The celebrated Mr. K pays birthday tribute to the late comics stalwart, who was born 102 years ago…


John Severin (December 26, 1921 – February 12, 2012) wasn’t an easy artist to categorize. In the late-1960s when I first became aware of his work, I thought of him as a “war artist,” because of all his work on the classic 1950s EC war titles and his then current stint on Sgt. Fury and His Howling Commandos and Captain Savage and his Battlefield Raiders for Marvel. Then he confounded my expectations by showing up on superhero titles like The Incredible Hulk, in sword and sorcery strips like Kull the Conqueror, and, once I started learning the history of this business, I discovered there wasn’t anything that John Severin couldn’t and hadn’t drawn in comics.

Severin got his start in the late 1930s in the famed Will Eisner and Jerry Iger studio, but the young artist didn’t really hit his stride until the 1950s, when he joined publisher Bill Gaines on the now legendary EC Comics line. His early experiences laid the foundation for a remarkable career that would see him become one of the most versatile and respected artists in the field. His work in Frontline Combat and Two-Fisted Tales showcased his ability to capture the gritty realism of war stories, earning him acclaim for his attention to detail and dynamic storytelling. His skill in illustrating military themes was further solidified working on DC Comics’ 1950s war comics like Our Fighting Forces and All American Men of War, as well as humor work for Mad, where he contributed to the magazine’s irreverent humor with his unique style.

The 1960s saw Severin transition to Marvel Comics — where he became an integral part of Stan Lee’s revolutionary new Marvel Universe of heroes — as well as to the pages Mad competitor, Cracked, where he would remain a contributor for decades. Severin was inducted into the Eisner Hall of Fame in 2003 for his body of work in the comic book industry and his legacy lives on through his thousands of peerless pages in countless comics.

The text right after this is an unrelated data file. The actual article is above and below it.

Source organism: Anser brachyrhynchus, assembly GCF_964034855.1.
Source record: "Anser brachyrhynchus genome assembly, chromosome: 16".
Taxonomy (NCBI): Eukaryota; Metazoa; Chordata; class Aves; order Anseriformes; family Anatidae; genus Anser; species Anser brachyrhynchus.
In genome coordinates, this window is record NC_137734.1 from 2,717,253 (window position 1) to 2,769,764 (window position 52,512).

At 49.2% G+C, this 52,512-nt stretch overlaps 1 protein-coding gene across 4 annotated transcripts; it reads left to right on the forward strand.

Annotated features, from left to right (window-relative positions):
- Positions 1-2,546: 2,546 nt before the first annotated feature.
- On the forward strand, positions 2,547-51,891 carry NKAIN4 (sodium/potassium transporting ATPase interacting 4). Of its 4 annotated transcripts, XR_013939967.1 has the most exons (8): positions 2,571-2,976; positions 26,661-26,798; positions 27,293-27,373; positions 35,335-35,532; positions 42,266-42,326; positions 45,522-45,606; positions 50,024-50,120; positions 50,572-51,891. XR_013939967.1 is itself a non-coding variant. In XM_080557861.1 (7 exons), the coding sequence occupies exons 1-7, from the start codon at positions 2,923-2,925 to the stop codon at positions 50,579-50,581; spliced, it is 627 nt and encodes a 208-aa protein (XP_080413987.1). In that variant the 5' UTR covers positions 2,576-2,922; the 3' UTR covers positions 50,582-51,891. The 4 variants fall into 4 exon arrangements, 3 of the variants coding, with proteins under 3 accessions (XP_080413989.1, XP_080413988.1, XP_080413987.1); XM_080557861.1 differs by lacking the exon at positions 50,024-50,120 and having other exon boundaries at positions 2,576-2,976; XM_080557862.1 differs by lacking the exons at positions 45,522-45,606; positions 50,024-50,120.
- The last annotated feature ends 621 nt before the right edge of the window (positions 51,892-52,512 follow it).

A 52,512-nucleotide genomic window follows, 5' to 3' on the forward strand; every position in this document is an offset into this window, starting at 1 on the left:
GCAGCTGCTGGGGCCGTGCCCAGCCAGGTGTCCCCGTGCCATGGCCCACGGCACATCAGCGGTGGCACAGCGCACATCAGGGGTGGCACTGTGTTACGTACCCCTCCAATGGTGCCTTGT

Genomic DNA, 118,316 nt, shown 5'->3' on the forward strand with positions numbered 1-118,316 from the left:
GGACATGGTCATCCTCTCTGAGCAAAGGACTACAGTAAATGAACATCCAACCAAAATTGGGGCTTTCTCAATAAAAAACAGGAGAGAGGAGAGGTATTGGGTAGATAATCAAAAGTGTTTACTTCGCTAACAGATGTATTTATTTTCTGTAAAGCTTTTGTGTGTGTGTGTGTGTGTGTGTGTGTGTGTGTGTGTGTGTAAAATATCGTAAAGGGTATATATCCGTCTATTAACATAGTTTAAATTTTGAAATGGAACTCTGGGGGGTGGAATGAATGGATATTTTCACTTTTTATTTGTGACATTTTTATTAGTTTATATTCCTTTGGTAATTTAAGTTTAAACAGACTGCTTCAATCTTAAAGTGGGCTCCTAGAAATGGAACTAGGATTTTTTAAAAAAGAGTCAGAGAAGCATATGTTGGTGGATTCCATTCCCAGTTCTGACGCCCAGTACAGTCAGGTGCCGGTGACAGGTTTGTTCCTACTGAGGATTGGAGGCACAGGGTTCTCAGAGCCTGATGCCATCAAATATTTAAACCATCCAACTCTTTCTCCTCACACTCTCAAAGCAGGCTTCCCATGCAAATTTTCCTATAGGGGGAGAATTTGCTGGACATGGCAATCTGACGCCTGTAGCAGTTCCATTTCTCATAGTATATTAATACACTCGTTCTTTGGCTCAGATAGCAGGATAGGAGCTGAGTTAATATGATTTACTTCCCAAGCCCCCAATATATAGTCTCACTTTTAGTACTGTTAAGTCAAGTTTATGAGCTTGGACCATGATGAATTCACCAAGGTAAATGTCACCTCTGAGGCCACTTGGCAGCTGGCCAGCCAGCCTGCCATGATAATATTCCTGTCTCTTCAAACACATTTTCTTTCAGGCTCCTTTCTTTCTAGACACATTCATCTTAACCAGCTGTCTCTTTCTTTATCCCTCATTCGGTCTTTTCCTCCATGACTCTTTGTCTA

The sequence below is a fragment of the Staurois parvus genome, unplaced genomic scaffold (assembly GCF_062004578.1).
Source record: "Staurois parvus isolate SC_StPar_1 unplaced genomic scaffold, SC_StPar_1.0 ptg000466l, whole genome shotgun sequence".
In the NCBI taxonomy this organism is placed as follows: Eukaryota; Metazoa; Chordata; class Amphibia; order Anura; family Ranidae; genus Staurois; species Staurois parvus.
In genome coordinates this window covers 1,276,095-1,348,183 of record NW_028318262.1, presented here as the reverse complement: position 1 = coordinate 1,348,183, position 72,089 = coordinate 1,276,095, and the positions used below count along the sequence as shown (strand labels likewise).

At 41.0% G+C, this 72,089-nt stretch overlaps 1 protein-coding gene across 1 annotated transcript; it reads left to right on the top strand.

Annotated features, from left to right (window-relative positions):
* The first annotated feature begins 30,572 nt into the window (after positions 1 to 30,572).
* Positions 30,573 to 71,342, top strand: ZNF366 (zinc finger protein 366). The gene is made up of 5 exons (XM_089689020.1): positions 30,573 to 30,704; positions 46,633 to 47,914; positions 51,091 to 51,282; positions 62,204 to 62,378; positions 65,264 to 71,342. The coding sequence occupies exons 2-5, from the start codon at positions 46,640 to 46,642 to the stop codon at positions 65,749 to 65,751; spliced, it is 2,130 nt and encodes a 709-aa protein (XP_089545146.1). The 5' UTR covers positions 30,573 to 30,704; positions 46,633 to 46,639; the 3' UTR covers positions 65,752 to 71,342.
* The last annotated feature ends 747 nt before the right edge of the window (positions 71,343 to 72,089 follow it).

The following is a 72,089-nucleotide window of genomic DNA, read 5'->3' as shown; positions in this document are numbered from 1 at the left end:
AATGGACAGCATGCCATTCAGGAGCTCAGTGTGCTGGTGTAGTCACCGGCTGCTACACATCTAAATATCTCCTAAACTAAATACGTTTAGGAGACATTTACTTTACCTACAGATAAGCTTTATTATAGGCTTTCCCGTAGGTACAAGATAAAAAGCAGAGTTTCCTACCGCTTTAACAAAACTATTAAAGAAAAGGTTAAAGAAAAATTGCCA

Boy Commandos #30 (November/December 1948). “The Triumph of William Tell,” inked by George Klein.

Two-Fisted Tales #19 (January/February 1951). “War Story!” inked by Will Elder.

Two-Fisted Tales #23 (September/October 1951). “Dog Fight!” inked by Elder.

Strange Tales #138 (November 1965). “Sometimes the Good Guys Lose!” over Jack Kirby layouts.

Blazing Combat #4 (July 1966). “The Trench.”

Sgt. Fury and his Howling Commandos #74 (January 1970). “Each Man Alone!” inking over Dick Ayers. Cover by Severin.

The Incredible Hulk #147 (January 1972). “The End of Doc Samson!i” inking over Herb Trimpe.

Cracked #98 (January 1972). Cover.

Our Army at War #272 (September 1974). “The Bloody Flag.”

Creepy #100 (August 1978). “Professor Duffer and the Insufferable Myron Meek.”

The Unknown Soldier #261 (March 1982). “Death of a Double, Part 2!”

Conan #18 (July 2005). “Helm”

Bat Lash #2 (March 2008). “A Flower for Dominique!”


— THE 13 WARS OF JOHN SEVERIN: A Birthday Salute. Click here.

— JOHN SEVERIN Gets His Due — Illustrated Bio Coming This Fall. Click here.

PAUL KUPPERBERG was a Silver Age fan who grew up to become a Bronze Age comic book creator, writer of Superman, the Doom Patrol, and Green Lantern, creator of Arion Lord of Atlantis, Checkmate, and Takion, and slayer of Aquababy, Archie, and Vigilante. He is the Harvey and Eisner Award nominated writer of Archie Comics’ Life with Archie, and his YA novel Kevin was nominated for a GLAAD media award and won a Scribe Award from the IAMTW. Now, as a Post-Modern Age gray eminence, Paul spends a lot of time looking back in his columns for 13th Dimension and in books such as Direct Conversations: Talks with Fellow DC Comics Bronze Age Creators and Direct Comments: Comic Book Creators in Their own Words, available, along with a whole bunch of other books he’s written, by clicking the links below.



Author: Dan Greenfield

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  1. Wow, that’s a wide range of work over a very long period. That Sgt Fury cover is iconic, but the baby crying really exemplifies the reality and horrors of war.

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  2. Awesome list. Was there such a thing as a bad John Severin story? From the art side of things, I don’t think so…

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